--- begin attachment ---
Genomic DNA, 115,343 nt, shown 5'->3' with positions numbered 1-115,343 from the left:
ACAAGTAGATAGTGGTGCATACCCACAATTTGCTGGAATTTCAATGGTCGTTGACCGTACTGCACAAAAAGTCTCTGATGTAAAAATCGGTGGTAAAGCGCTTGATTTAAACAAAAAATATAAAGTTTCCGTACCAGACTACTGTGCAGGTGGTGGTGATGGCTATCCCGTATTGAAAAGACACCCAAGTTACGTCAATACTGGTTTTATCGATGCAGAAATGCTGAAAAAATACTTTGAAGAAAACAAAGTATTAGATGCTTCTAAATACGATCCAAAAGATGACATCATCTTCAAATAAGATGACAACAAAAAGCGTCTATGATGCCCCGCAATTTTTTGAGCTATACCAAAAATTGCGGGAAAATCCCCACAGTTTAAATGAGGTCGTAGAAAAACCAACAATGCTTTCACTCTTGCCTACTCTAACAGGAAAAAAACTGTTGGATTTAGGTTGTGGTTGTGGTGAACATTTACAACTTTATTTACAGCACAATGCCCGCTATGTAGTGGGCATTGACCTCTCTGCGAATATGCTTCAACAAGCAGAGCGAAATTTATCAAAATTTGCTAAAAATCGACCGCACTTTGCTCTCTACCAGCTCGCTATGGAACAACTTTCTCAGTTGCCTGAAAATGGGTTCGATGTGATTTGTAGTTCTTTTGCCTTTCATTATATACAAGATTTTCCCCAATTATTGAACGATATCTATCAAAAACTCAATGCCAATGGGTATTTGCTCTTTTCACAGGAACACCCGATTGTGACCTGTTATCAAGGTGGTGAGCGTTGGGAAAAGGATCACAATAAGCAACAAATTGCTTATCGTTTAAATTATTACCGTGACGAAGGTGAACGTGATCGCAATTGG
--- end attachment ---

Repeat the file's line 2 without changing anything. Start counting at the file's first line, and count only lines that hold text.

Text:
ACAAGTAGATAGTGGTGCATACCCACAATTTGCTGGAATTTCAATGGTCGTTGACCGTACTGCACAAAAAGTCTCTGATGTAAAAATCGGTGGTAAAGCGCTTGATTTAAACAAAAAATATAAAGTTTCCGTACCAGACTACTGTGCAGGTGGTGGTGATGGCTATCCCGTATTGAAAAGACACCCAAGTTACGTCAATACTGGTTTTATCGATGCAGAAATGCTGAAAAAATACTTTGAAGAAAACAAAGTATTAGATGCTTCTAAATACGATCCAAAAGATGACATCATCTTCAAATAAGATGACAACAAAAAGCGTCTATGATGCCCCGCAATTTTTTGAGCTATACCAAAAATTGCGGGAAAATCCCCACAGTTTAAATGAGGTCGTAGAAAAACCAACAATGCTTTCACTCTTGCCTACTCTAACAGGAAAAAAACTGTTGGATTTAGGTTGTGGTTGTGGTGAACATTTACAACTTTATTTACAGCACAATGCCCGCTATGTAGTGGGCATTGACCTCTCTGCGAATATGCTTCAACAAGCAGAGCGAAATTTATCAAAATTTGCTAAAAATCGACCGCACTTTGCTCTCTACCAGCTCGCTATGGAACAACTTTCTCAGTTGCCTGAAAATGGGTTCGATGTGATTTGTAGTTCTTTTGCCTTTCATTATATACAAGATTTTCCCCAATTATTGAACGATATCTATCAAAAACTCAATGCCAATGGGTATTTGCTCTTTTCACAGGAACACCCGATTGTGACCTGTTATCAAGGTGGTGAGCGTTGGGAAAAGGATCACAATAAGCAACAAATTGCTTATCGTTTAAATTATTACCGTGACGAAGGTGAACGTGATCGCAATTGG